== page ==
When you see your eye doctor, it’s probably for something simple, like your vision is a little off or you need a refill on your contact lens prescription. But, like all doctors, optometrists and ophthalmologists deal with some pretty dicey cases as well. “You’d be surprised what I have seen,” says Alan Mendelsohn, M.D., a Hollywood, Fla.-based ophthalmologist with Eye Surgeons & Consultants.
With that in mind, we got eye doctors to open up about the craziest situations they’ve ever seen and how they fixed them. Keep these on the backburner next time you’re annoyed that your eye doc is running late due to an emergency situation:
“A 60+-year-old glaucoma patient came in as an emergency appointment with sudden unexplained blindness. Turns out, she mixed up her glaucoma drops with cyanoacrylate, an extremely fast-acting and an extremely effective adhesive. The glaucoma eye drop bottle and the adhesive bottle are very similar and she was working on building models and inadvertently glued her eyelids shut. Turns out, the adhesive worked beautifully on human tissue, causing the upper and lower eyelids to be sealed shut, with the eyeball underneath being totally immobile. Utilizing topical anesthetic and extremely sharp microsurgical scissors, I separated her eyelids. Thereafter, with lots of anesthetic drops, Q-tips, rounded forceps, and gentle pressure, I was able to free up the eyeball and remove residual glue. Each eye took at least 30 minutes, and her vision was restored.” —Mendelsohn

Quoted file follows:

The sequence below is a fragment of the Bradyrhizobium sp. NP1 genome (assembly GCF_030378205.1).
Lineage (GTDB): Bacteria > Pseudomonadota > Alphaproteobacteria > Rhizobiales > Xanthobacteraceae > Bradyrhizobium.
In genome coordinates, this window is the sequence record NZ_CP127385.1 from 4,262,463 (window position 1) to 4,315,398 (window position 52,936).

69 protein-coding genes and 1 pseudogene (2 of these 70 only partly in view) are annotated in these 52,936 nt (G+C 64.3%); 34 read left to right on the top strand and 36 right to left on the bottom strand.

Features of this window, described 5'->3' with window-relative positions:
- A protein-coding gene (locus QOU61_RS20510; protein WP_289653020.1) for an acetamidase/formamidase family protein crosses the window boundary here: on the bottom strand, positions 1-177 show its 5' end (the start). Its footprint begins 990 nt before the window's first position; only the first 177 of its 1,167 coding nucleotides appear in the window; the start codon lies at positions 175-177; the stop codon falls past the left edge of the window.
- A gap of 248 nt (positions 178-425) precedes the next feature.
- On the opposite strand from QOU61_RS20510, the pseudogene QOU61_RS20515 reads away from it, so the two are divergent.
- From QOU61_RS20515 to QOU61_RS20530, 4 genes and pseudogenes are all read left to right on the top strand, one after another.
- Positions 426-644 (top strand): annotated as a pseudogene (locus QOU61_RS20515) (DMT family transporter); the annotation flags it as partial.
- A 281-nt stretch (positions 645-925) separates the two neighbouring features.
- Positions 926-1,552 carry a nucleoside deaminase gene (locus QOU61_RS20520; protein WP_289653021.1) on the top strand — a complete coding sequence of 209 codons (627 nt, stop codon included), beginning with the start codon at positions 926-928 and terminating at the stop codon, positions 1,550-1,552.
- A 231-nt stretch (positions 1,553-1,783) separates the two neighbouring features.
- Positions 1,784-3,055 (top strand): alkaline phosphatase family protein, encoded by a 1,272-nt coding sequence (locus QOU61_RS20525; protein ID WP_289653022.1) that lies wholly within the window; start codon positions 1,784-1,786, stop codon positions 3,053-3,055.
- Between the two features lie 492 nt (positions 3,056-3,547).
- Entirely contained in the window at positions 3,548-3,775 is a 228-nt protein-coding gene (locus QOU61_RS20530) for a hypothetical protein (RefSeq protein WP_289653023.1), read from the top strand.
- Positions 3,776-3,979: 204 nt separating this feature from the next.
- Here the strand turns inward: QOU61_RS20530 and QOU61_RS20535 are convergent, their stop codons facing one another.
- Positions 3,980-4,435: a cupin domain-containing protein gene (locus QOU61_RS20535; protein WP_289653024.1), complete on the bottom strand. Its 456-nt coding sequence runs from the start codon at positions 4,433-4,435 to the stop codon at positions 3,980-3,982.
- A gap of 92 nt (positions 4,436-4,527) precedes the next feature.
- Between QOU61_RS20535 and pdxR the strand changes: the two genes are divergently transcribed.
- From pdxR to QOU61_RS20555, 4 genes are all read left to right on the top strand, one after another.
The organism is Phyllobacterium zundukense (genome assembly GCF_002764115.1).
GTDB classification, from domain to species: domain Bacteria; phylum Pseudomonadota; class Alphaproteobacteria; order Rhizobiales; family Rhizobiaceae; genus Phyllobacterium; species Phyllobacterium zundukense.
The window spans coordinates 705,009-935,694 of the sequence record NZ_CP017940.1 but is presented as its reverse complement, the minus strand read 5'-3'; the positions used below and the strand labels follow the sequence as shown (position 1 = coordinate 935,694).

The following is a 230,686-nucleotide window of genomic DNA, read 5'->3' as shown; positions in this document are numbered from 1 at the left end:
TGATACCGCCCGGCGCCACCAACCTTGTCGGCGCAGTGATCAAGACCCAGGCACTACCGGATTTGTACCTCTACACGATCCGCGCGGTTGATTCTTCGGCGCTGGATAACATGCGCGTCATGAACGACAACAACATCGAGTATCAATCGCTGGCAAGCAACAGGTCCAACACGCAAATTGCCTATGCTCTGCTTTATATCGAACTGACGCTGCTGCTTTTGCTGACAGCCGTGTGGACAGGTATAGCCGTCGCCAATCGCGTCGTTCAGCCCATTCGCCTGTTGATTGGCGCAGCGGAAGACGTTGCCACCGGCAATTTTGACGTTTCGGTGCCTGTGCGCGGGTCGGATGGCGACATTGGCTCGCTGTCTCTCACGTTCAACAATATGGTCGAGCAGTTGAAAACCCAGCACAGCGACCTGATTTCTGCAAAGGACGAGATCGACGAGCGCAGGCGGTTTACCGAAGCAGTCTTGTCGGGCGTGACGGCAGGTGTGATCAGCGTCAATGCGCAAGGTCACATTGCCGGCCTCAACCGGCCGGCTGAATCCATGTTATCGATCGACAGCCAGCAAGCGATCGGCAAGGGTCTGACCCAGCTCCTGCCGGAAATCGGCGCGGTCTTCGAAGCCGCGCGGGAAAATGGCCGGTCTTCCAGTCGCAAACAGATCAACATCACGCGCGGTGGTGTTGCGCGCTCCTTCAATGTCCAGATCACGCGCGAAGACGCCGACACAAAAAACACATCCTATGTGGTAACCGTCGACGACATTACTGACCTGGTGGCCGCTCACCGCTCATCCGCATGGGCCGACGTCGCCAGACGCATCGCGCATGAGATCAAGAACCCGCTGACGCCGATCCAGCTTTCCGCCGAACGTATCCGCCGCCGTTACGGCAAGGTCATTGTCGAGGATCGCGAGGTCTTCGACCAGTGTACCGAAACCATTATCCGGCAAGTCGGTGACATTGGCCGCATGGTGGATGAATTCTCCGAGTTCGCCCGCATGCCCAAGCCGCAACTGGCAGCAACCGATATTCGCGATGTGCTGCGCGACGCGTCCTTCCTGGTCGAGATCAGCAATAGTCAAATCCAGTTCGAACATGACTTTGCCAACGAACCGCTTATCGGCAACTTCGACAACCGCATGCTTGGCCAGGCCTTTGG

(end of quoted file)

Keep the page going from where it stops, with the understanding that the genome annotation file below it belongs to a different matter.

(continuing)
“A patient of mine came in explaining how her son, a middle schooler, had trouble focusing in school. He had been seen by a therapist who was testing him for ADD, but recommended having his eyes tested. He was already my patient and wearing glasses. I retested his vision and there was no change. But when we checked his glasses, the problem immediately became apparent. The lenses were placed into the frame 90 degrees off axis. His mom had purchased the glasses at a ‘buy-one-get-one’ optical special with a reputation among professionals for poor quality. Once his lenses were corrected, his focusing issue in school was no longer an issue. A buy-one-get-one special is not always a good deal.” —Mendelsohn